Wood aging has reached new levels. Whiskey now matures in ex-beer barrels, beer in former mezcal casks, bourbon barrels are holding cab sauv, and everything in between.
Has it gone too far? Do some barrel-aged products lose track of the original alcohol flavors? And what about combos — say, rye whiskey in former milk stout barrels — that don’t work but are released anyways?
These are helpful mistakes, argues Jane Bowie, Maker’s Mark maturation specialist. “Learning is always good,” she said during a panel on wood influence held Oct. 23 at Fine & Rare in NYC. “Innovation from a learning standpoint allows us to move forward.”
“People want more flavor,” she added. “Our palates are so much different now than they were 50 years ago. So we’ll keep pushing it because that’s what people want.”
Bowie believed “seasoning” wood was the most underrated part of barrel aging. Maker’s leaves wood outside for a full year so that these staves naturally dry. This pulls out tannins and highlights vanilla and spices, Bowie explained. Maker’s also chars barrels a lighter level than most distilleries, which they believe increases esters for more fruit and tertiary notes.
Bowie was joined onstage by Mollie Battenhouse MW, national director of wine education for Jackson Family Wines, Eric Brown, Brooklyn Brewery barrel manager, and John Paul Bourgeois, executive chef of Blue Smoke. Spirits authority Fred Minnick led the panel.
“There’s so much we still don’t know about wood influence, and we probably don’t want or need to know everything, but we’ll continue to look into it significantly,” said Bowie.
So look for more and more wood experiments. After all, with consumers now less brand loyal and more flavor-curious, producers must continually come out with new, creative releases that attract attention. That requires taking chances.
Brown recalled aging beers in casks that had previously held 12-year-old Laphroaig. “We had to cut that beer with unaged beer just to bring down all the peatiness and smokiness,” he said. “You could smell it as soon as you opened the barrel. It was too much.”
Other odd mixtures come together perfectly. Brown brought with him a wild ale aged in mezcal barrels. The forward notes of funk morphed wonderfully into smoky earthiness on the back end for a smooth, memorable transition of flavor.
“We don’t normally use a lot of mezcal barrels, because there’s not a lot of aging in making mezcal so that’s not as much barrel output,” Brown explained. “But with mezcal becoming bigger alongside tequila, aged mezcal is becoming more of a thing, so there’s probably going to be a lot more mezcal barrels available in the future.”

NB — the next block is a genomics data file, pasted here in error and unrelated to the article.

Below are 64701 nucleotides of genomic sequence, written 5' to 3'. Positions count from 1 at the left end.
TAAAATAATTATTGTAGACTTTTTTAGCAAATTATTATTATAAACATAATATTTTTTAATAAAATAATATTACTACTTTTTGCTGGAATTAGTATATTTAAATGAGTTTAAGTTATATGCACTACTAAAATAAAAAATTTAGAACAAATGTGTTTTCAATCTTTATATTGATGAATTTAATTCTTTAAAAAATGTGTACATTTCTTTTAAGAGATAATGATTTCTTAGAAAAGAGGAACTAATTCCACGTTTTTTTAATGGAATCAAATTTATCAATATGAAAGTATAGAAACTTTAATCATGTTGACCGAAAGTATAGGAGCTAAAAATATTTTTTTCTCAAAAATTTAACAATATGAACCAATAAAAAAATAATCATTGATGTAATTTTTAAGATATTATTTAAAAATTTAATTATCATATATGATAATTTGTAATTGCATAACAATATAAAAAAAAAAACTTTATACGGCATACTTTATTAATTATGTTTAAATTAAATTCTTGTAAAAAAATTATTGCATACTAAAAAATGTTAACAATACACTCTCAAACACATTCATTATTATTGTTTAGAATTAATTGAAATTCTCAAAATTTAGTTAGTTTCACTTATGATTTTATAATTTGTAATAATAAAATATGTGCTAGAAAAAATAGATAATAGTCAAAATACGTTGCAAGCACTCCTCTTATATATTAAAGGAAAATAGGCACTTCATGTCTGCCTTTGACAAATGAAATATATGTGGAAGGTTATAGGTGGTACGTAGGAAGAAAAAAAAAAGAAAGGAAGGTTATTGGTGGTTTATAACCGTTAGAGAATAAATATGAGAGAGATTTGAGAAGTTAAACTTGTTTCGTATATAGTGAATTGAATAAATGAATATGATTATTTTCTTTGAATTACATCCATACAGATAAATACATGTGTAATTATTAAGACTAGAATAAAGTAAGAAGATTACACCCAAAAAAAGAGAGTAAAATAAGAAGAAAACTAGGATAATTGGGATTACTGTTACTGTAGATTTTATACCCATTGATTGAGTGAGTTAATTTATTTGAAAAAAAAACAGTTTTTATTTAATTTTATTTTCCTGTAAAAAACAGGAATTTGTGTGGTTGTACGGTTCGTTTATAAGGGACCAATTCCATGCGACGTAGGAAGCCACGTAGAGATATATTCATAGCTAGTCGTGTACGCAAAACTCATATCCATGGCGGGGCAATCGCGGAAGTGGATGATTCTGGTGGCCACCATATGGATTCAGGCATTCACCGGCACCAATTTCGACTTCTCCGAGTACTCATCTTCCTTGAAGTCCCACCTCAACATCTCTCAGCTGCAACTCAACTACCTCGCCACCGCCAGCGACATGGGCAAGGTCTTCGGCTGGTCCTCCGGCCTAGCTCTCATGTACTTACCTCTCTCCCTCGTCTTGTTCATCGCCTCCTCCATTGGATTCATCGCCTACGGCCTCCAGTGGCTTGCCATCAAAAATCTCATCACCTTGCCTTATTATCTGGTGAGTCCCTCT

Ex-bourbon barrels are still the gold standard when it comes to used casks, said Brown. Besides their tasty whiskey flavors, they’re also cheaper that procuring new oak. But with the number of U.S. breweries at an all-time high — exceeding 5,000, many which make bourbon-aged beers — and with wineries and Scotch/Irish distilleries also looking to buy them, producers face more difficulty acquiring these vessels affordably.
“Because of that, people are seeking other spirits-and-oak combinations,” Brown added.
In wine, American oak remains standard for being flavor-neutral, allowing producers to char it to whatever flavors they prefer, and its airtightness. Nevertheless, aging wine in cement eggs has come back into fashion, Battenhouse observed, while plastic versions of these eggs have also increased in usage.
These more flexible options are trending in part because sometimes the chosen aging method “come down to what space is available,” Battenhouse said.
She also noted a rise in wines aged in cherry wood.
Of course, there is a price to pay for alcohol that does not age well in barrels, whether due to over-experimentation or poor handling. “We all have to answer to the marketing team,” said Bowie.What’s the Future of Barrel Aging? first appeared on Beverage Dynamics.